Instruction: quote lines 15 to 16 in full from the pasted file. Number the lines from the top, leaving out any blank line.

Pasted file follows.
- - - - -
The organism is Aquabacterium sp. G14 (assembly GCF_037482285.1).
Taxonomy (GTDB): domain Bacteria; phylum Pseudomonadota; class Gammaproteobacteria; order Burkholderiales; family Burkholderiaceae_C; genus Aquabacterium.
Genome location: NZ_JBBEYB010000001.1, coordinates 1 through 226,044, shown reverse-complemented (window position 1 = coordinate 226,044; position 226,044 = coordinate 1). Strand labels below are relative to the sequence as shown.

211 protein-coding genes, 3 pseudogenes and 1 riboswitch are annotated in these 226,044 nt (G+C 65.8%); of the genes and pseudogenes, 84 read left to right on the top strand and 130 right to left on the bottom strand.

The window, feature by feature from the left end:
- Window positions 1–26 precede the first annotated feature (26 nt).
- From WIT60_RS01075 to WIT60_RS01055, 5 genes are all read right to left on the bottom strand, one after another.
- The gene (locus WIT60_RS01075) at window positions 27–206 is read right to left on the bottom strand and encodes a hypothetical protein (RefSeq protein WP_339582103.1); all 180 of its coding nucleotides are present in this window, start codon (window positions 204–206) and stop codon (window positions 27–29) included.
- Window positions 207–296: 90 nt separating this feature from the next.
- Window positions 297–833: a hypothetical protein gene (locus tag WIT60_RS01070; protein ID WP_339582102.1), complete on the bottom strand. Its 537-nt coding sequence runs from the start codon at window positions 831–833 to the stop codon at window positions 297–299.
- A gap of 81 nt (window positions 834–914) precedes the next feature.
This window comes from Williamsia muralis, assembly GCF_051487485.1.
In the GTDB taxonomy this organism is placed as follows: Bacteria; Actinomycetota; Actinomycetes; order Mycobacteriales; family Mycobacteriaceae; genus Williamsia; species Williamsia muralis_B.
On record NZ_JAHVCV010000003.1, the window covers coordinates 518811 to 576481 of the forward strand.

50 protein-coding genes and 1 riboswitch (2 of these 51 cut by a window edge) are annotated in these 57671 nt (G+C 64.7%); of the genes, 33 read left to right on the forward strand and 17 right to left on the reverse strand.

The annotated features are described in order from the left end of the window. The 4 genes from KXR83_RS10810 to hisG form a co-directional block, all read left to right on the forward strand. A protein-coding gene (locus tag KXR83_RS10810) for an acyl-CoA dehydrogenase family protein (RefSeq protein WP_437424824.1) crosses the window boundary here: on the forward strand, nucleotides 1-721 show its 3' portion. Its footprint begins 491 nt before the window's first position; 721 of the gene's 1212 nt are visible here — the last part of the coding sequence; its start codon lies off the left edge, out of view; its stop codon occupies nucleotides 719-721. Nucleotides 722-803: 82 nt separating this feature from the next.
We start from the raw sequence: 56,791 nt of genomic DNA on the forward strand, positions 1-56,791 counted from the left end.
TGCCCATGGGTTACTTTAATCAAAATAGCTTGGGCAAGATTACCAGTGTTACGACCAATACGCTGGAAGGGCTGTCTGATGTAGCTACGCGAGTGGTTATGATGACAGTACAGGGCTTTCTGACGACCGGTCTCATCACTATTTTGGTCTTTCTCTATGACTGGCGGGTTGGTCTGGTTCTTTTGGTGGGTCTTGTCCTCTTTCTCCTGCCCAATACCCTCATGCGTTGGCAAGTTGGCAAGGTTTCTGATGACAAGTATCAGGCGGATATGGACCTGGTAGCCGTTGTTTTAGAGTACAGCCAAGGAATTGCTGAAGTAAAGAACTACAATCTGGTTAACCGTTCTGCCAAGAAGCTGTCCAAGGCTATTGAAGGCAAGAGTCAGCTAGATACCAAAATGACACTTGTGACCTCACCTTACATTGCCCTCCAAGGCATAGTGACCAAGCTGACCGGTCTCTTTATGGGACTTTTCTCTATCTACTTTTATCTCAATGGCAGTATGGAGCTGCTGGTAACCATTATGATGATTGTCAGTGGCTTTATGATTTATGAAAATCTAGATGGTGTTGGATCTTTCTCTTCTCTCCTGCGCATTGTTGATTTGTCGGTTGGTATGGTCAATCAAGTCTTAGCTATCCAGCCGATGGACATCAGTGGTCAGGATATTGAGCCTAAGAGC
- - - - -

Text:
50 protein-coding genes and 1 riboswitch (2 of these 51 cut by a window edge) are annotated in these 57671 nt (G+C 64.7%); of the genes, 33 read left to right on the forward strand and 17 right to left on the reverse strand.

The annotated features are described in order from the left end of the window. The 4 genes from KXR83_RS10810 to hisG form a co-directional block, all read left to right on the forward strand. A protein-coding gene (locus tag KXR83_RS10810) for an acyl-CoA dehydrogenase family protein (RefSeq protein WP_437424824.1) crosses the window boundary here: on the forward strand, nucleotides 1-721 show its 3' portion. Its footprint begins 491 nt before the window's first position; 721 of the gene's 1212 nt are visible here — the last part of the coding sequence; its start codon lies off the left edge, out of view; its stop codon occupies nucleotides 719-721. Nucleotides 722-803: 82 nt separating this feature from the next.